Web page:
Margaret E Ames (1922 - 2010)

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Margaret E Ames
1922 - 2010
Born
October 14, 1922
Death
November 10, 2010
Last Known Residence
Seattle, King County, Washington 98103
Summary
Margaret E Ames was born on October 14, 1922. She died on November 10, 2010 at 88 years of age. We know that Margaret E Ames had been residing in Seattle, King County, Washington 98103.
Updated: February 6, 2019
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Margaret E Ames
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Seattle, King County, Washington 98103
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Margaret E Ames died on November 10, 2010 at 88 years old. She was born on October 14, 1922. We have no information about Margaret's family. We know that Margaret E Ames had been residing in Seattle, King County, Washington 98103.

Refresh this page to see various historical events that occurred during Margaret's lifetime.

In 1922, in the year that Margaret E Ames was born, on June 22, coal miners in Herrin Illinois, were on strike (coal miners had been on strike nationally since April 1). The striking miners were outraged at the strikebreakers (scabs) that the company had brought in and laid siege to the mine. Three union workers were killed when gunfire was exchanged. The next day, union miners killed 23 strikebreakers and mine guards. No one, on either side, ever faced jail time.

In 1931, at the age of only 9 years old, Margaret was alive when on May 1st, the Empire State Building opened in New York City. At 1,454 feet (including the roof and antenna), it was the tallest building in the world until the World Trade Center's North Tower was built in 1970. (It is now the 34th tallest.) Opening at the beginning of the Great Depression, most of the offices in the Empire State Building remained unoccupied for years and the observation deck was an equal source of revenue and kept the building profitable.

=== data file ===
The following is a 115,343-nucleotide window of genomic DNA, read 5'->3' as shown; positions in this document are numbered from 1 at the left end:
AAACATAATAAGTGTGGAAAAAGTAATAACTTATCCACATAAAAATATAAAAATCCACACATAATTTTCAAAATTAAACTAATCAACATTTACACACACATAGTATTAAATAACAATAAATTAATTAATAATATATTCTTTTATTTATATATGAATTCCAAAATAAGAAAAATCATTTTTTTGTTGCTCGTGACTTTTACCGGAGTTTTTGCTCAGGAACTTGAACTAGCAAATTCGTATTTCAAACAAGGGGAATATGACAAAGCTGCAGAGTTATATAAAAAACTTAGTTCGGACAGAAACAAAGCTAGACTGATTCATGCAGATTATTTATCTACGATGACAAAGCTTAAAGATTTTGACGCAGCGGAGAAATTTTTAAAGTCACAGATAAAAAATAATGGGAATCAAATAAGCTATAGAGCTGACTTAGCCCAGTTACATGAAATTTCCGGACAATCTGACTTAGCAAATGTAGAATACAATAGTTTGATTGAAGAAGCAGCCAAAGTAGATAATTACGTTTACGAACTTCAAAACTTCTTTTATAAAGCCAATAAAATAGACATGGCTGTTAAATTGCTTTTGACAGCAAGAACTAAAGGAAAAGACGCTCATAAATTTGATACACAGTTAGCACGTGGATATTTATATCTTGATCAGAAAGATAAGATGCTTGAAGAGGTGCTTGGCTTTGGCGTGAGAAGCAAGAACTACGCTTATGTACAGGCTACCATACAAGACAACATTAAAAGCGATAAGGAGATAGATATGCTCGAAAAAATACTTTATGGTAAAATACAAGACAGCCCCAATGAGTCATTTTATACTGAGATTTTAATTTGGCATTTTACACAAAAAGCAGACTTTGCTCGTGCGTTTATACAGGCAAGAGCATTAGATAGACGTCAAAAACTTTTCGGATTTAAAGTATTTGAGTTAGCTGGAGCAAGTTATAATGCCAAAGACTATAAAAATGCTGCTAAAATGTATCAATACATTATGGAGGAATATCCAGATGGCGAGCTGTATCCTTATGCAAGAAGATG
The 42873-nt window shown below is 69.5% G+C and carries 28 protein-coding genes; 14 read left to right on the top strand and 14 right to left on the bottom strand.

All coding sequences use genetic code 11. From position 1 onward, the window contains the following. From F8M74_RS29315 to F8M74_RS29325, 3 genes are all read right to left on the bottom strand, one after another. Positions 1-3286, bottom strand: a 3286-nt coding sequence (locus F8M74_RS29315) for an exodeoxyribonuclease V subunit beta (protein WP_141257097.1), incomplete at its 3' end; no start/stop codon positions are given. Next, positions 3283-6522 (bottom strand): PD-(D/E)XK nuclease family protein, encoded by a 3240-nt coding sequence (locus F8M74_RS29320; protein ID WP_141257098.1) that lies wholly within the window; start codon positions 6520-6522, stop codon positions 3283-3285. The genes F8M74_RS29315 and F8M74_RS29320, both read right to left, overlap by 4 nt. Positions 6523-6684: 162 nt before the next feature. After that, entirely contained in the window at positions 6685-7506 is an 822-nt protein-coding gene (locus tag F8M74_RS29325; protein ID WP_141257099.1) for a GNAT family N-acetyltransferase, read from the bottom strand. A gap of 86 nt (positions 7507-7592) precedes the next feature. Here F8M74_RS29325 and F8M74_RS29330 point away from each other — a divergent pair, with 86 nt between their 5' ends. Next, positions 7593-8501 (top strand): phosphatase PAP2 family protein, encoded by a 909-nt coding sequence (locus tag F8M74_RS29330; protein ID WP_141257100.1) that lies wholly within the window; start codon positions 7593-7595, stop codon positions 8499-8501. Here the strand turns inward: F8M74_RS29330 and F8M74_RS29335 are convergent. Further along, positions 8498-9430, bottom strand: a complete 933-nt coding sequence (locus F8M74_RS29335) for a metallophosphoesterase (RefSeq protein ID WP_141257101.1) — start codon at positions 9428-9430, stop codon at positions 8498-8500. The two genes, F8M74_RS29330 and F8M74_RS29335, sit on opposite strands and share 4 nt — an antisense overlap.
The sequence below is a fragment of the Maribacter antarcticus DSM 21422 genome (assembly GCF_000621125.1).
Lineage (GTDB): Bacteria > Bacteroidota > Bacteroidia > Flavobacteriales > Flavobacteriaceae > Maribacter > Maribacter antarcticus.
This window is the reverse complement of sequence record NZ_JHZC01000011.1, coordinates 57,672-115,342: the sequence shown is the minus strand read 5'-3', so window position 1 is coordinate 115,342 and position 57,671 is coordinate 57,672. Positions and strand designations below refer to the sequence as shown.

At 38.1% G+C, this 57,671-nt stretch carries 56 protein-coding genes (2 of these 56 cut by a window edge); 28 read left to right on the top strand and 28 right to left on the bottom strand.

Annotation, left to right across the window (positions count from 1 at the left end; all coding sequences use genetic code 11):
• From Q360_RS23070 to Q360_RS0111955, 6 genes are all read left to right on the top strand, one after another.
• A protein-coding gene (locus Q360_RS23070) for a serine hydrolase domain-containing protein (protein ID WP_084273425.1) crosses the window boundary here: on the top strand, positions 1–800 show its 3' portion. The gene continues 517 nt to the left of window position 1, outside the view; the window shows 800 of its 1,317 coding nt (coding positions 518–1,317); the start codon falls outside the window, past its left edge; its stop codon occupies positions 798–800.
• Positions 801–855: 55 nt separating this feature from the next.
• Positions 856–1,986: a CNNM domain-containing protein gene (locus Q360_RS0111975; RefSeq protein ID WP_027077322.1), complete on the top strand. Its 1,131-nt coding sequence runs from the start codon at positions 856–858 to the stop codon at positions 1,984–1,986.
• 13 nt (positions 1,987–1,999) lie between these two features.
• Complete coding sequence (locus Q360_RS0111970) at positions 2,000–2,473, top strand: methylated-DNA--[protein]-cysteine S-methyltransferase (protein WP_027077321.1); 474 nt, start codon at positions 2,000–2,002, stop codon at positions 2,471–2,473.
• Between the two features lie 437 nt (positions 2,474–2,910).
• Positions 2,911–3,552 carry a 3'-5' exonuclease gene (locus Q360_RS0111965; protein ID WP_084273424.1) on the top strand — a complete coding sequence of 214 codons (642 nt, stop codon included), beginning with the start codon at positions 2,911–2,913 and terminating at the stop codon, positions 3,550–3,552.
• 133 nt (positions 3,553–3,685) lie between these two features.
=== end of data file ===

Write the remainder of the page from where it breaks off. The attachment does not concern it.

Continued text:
In 1947, Margaret was 25 years old when on April 15th, Jackie Robinson joined the Brooklyn Dodgers, playing first base. He was the first black man to play in the Major Leagues. Since the 1880's, professional baseball had been segregated and blacks played in the "Negro leagues". He went on to play for 10 years.

In 1951, Margaret was 29 years old when on June 25th, CBS began broadcasting in color. There were well over 10 million televisions by that time. The first show in color was a musical variety special titled "Premiere". Hardly anyone had a color TV that could see the show.

In 1971, by the time she was 49 years old, in March, Congress passed the Twenty-sixth Amendment to the United States Constitution, which lowered the voting age to 18 (from 21). It was a response to the criticism that men could fight at 18, but not vote for the policies and politicians who sent them to war. The states quickly ratified the Amendment and it was signed into law on July 1st by President Richard Nixon.

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